(1’) however proves too much. First, the hard moral realist is metaphysically extravagant. He wants objectivity so much that he treats moral claims like scientific claims. However, the truth conditions for such objectivity distort how we experience values. First, we do not experience values as an object of knowledge. They are felt deeply in intentional feeling. Second, we do not assent to a proposition like a controlled scientific inquiry. Instead, values are felt in exigent situations about the goods in question. Moreover, the last two experiential reasons are motivations for why someone might insist upon the truth of hard moral realism, but without a careful phenomenological analysis of experience, the hard moral realist often is self-serving in those features of experience he selects about experience that motivates endorsing his extravagant metaethical position.
            Let us look, then, at some features of moral experience more carefully. If both you and I share a similar feeling, we can intend the same value. Let us use the oft-repeated example that you and I stand some distance from a group of teenagers setting a cat on fire. There is nothing physical in that situation to which we normally assign value, and yet we employ value-talk about the situation. At this point, we are safe to assume that we experience the cat burning as unnecessary suffering, and this action bears the value cruelty beyond belief. If we asked the teenagers why they did it, we might try to find some abuse in their background or some underlying motivation for why they set the cat on fire, but looking for motivation of someone is different than the felt-demand of value in that situation. We experience the wrongness of that suffering deeply. From the experience, we begin to see that we have some language to talk about how both you and I felt about that act. To see if we have the same moral hunches and reactions, we talk to others that react predictably similar to the same situation. Setting cats on fire is felt as cruel. From this common co-feeling about the situation, we can conclude that there is some reliable objectivity in how I and others feel and that nothing physical in that situation could account for the feeling of cruelty manifest in our acts.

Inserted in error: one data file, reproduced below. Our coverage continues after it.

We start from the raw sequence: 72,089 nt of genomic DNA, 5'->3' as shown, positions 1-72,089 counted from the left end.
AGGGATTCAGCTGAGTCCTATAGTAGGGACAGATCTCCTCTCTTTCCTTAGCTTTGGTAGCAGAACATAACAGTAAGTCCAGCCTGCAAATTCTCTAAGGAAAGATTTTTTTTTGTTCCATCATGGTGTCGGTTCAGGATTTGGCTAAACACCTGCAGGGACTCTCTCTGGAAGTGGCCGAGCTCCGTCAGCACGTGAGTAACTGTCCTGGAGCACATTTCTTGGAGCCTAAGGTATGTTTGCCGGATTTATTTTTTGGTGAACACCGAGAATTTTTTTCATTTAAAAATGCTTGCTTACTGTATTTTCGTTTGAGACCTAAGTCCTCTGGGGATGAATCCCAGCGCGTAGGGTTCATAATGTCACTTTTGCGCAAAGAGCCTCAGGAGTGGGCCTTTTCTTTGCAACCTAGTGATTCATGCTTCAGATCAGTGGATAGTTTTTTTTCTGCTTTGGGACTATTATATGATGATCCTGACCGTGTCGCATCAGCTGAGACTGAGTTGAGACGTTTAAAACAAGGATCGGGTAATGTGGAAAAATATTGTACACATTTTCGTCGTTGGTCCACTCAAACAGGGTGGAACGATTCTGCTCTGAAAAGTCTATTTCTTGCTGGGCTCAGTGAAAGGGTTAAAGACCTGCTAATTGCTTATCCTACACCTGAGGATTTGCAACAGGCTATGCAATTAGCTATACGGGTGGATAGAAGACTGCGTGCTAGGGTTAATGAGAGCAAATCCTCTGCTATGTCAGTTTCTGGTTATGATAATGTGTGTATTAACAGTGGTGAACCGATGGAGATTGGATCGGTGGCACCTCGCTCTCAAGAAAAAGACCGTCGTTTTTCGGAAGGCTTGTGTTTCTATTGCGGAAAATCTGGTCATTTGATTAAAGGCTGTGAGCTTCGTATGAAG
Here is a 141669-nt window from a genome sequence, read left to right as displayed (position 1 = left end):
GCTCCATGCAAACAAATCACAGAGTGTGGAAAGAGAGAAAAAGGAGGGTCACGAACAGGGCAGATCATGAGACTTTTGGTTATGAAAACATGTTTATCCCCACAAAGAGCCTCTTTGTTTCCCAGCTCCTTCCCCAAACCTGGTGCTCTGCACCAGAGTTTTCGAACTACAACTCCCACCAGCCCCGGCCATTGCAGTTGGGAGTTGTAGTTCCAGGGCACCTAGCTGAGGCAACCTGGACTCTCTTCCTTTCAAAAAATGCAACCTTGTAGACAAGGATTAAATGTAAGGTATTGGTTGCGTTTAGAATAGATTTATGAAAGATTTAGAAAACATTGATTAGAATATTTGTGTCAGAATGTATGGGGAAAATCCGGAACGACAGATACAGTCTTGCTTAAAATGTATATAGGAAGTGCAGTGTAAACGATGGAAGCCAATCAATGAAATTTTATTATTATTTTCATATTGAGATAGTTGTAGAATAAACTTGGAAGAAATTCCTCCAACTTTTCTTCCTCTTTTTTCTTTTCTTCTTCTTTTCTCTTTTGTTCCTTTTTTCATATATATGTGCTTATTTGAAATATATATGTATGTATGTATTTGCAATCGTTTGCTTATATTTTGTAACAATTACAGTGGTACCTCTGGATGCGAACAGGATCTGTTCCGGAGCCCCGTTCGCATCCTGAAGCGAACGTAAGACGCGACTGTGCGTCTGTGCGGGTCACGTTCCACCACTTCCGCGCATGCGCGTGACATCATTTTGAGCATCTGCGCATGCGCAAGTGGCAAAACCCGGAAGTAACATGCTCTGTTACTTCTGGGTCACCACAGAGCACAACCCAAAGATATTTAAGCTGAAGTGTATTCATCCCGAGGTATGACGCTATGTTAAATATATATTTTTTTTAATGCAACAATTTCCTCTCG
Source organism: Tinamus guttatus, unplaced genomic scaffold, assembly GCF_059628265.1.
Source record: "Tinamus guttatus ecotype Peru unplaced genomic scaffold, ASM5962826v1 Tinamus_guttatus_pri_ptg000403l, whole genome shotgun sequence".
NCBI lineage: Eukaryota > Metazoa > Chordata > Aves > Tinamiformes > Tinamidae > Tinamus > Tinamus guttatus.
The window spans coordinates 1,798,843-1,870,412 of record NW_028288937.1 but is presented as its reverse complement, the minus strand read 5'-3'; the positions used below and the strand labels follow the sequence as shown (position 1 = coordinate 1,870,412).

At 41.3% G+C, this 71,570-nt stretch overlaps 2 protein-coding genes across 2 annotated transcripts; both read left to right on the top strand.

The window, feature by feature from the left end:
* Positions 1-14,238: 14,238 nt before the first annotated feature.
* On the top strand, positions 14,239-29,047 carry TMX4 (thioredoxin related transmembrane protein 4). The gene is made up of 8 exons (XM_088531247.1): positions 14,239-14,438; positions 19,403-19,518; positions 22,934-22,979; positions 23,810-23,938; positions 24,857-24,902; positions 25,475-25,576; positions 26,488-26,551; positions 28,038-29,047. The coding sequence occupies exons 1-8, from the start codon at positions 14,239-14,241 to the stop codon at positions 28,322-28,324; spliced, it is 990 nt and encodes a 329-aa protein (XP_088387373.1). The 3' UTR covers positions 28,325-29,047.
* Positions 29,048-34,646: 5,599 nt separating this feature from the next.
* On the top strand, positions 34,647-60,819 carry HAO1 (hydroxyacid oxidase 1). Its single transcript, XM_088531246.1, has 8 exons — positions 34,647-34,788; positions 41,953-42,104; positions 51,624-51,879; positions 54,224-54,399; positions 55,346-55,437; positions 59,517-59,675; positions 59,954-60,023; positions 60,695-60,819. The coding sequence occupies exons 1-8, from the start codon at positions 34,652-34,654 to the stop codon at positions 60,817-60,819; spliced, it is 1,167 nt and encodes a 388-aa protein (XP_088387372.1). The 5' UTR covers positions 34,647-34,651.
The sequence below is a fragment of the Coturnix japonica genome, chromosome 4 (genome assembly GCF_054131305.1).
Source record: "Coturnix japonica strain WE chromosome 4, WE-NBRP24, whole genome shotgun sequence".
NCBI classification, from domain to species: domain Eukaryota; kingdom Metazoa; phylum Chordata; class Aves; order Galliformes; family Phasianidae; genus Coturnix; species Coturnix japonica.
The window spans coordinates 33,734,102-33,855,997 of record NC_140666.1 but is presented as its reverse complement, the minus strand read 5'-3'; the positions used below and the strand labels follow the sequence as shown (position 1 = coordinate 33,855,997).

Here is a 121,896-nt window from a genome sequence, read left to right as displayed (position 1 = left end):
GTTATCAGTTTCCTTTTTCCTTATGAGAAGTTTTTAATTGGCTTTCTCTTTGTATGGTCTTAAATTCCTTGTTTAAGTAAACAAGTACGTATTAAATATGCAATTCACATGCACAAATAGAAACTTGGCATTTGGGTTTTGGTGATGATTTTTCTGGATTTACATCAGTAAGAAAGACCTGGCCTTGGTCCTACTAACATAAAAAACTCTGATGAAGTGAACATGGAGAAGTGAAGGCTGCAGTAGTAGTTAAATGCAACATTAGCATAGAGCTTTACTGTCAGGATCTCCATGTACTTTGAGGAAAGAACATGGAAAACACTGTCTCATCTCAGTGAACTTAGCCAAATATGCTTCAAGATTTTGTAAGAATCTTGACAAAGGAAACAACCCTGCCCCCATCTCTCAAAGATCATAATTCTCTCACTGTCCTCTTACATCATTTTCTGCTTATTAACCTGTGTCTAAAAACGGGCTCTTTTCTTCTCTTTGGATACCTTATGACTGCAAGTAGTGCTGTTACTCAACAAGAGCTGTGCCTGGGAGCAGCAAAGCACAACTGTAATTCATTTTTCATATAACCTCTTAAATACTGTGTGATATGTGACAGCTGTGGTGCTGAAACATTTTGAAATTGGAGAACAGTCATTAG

In (2), the phenomenology is the explanation. Usually, metaethical positions import the assumptions about reality as why we experience the world as we do, but phenomenological description reverses this priority and looks to describe an experience of an exemplar phenomenon before inferring ontological commitments. One might object that this makes phenomenology, then, self-serving for what it wants from ontology. However, I concede some of this without admitting the self-serving nature of phenomenological method. Presupposing metaethical commitments about moral experience before looking to experience itself is worse than looking to experience as a way to solve philosophical problems. For the phenomenologist, taking experience for granted means removing philosophy from the concerns of those that live it. In such distancing, metaphysics can be employed to assert categories about experience that are not found within experience at all, and such attempts could presuppose an ontology about particular values. One motivation shared amongst phenomenologists is the want for philosophy to concern itself with concrete matters of lived experience rather than proposing any conceptualization removed from experience.